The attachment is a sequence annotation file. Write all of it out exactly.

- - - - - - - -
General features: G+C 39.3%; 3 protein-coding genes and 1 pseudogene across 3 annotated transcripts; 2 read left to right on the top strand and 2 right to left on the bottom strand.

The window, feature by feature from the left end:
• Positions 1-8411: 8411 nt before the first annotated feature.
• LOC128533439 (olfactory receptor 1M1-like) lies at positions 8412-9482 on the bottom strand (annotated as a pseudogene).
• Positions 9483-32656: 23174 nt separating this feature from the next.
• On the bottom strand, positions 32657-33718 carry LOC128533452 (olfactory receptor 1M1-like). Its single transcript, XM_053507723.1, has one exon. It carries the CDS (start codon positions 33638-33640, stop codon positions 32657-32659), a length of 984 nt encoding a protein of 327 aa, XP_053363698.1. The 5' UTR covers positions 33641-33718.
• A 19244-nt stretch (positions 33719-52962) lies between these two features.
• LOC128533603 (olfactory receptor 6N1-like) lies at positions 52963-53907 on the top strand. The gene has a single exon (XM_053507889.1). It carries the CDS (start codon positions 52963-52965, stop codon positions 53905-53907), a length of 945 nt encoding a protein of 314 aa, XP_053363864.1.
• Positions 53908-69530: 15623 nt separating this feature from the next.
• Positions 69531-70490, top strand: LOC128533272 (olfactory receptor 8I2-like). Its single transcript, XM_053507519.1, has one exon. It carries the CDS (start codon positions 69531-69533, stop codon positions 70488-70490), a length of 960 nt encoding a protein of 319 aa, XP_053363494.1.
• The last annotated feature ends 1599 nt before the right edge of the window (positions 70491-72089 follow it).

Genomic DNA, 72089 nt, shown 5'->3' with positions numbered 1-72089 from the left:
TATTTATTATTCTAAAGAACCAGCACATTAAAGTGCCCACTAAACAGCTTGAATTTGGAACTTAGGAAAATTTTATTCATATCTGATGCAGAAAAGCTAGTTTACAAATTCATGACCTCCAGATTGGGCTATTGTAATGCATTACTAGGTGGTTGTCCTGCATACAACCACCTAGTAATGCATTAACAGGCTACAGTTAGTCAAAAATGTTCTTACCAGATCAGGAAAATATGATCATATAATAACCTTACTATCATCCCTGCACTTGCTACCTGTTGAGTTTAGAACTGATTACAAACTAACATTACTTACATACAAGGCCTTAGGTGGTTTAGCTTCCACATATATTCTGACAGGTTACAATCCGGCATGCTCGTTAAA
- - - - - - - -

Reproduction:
General features: G+C 39.3%; 3 protein-coding genes and 1 pseudogene across 3 annotated transcripts; 2 read left to right on the top strand and 2 right to left on the bottom strand.

The window, feature by feature from the left end:
• Positions 1-8411: 8411 nt before the first annotated feature.
• LOC128533439 (olfactory receptor 1M1-like) lies at positions 8412-9482 on the bottom strand (annotated as a pseudogene).
• Positions 9483-32656: 23174 nt separating this feature from the next.
• On the bottom strand, positions 32657-33718 carry LOC128533452 (olfactory receptor 1M1-like). Its single transcript, XM_053507723.1, has one exon. It carries the CDS (start codon positions 33638-33640, stop codon positions 32657-32659), a length of 984 nt encoding a protein of 327 aa, XP_053363698.1. The 5' UTR covers positions 33641-33718.
• A 19244-nt stretch (positions 33719-52962) lies between these two features.
• LOC128533603 (olfactory receptor 6N1-like) lies at positions 52963-53907 on the top strand. The gene has a single exon (XM_053507889.1). It carries the CDS (start codon positions 52963-52965, stop codon positions 53905-53907), a length of 945 nt encoding a protein of 314 aa, XP_053363864.1.
• Positions 53908-69530: 15623 nt separating this feature from the next.
• Positions 69531-70490, top strand: LOC128533272 (olfactory receptor 8I2-like). Its single transcript, XM_053507519.1, has one exon. It carries the CDS (start codon positions 69531-69533, stop codon positions 70488-70490), a length of 960 nt encoding a protein of 319 aa, XP_053363494.1.
• The last annotated feature ends 1599 nt before the right edge of the window (positions 70491-72089 follow it).

Genomic DNA, 72089 nt, shown 5'->3' with positions numbered 1-72089 from the left:
TATTTATTATTCTAAAGAACCAGCACATTAAAGTGCCCACTAAACAGCTTGAATTTGGAACTTAGGAAAATTTTATTCATATCTGATGCAGAAAAGCTAGTTTACAAATTCATGACCTCCAGATTGGGCTATTGTAATGCATTACTAGGTGGTTGTCCTGCATACAACCACCTAGTAATGCATTAACAGGCTACAGTTAGTCAAAAATGTTCTTACCAGATCAGGAAAATATGATCATATAATAACCTTACTATCATCCCTGCACTTGCTACCTGTTGAGTTTAGAACTGATTACAAACTAACATTACTTACATACAAGGCCTTAGGTGGTTTAGCTTCCACATATATTCTGACAGGTTACAATCCGGCATGCTCGTTAAA